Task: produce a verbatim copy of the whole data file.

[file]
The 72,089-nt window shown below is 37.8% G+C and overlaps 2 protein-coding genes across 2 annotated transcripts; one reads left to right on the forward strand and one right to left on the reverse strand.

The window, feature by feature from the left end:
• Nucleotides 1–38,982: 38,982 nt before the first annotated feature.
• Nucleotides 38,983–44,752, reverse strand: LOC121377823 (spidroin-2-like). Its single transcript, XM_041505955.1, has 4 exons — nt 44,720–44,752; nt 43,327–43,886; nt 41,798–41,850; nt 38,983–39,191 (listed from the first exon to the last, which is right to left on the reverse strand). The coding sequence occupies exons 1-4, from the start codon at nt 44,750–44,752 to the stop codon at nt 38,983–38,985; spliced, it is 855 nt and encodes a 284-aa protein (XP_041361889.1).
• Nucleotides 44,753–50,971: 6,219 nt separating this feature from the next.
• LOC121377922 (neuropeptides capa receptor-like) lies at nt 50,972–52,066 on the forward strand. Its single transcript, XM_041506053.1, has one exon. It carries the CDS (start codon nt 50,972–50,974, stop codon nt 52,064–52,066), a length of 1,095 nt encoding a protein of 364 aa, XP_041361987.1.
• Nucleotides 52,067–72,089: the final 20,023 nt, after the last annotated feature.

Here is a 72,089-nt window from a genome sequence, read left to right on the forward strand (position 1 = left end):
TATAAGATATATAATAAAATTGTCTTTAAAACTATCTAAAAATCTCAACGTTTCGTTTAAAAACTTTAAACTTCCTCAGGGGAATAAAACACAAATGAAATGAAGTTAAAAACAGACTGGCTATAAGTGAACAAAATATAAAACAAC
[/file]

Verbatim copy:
The 72,089-nt window shown below is 37.8% G+C and overlaps 2 protein-coding genes across 2 annotated transcripts; one reads left to right on the forward strand and one right to left on the reverse strand.

The window, feature by feature from the left end:
• Nucleotides 1–38,982: 38,982 nt before the first annotated feature.
• Nucleotides 38,983–44,752, reverse strand: LOC121377823 (spidroin-2-like). Its single transcript, XM_041505955.1, has 4 exons — nt 44,720–44,752; nt 43,327–43,886; nt 41,798–41,850; nt 38,983–39,191 (listed from the first exon to the last, which is right to left on the reverse strand). The coding sequence occupies exons 1-4, from the start codon at nt 44,750–44,752 to the stop codon at nt 38,983–38,985; spliced, it is 855 nt and encodes a 284-aa protein (XP_041361889.1).
• Nucleotides 44,753–50,971: 6,219 nt separating this feature from the next.
• LOC121377922 (neuropeptides capa receptor-like) lies at nt 50,972–52,066 on the forward strand. Its single transcript, XM_041506053.1, has one exon. It carries the CDS (start codon nt 50,972–50,974, stop codon nt 52,064–52,066), a length of 1,095 nt encoding a protein of 364 aa, XP_041361987.1.
• Nucleotides 52,067–72,089: the final 20,023 nt, after the last annotated feature.

Here is a 72,089-nt window from a genome sequence, read left to right on the forward strand (position 1 = left end):
TATAAGATATATAATAAAATTGTCTTTAAAACTATCTAAAAATCTCAACGTTTCGTTTAAAAACTTTAAACTTCCTCAGGGGAATAAAACACAAATGAAATGAAGTTAAAAACAGACTGGCTATAAGTGAACAAAATATAAAACAAC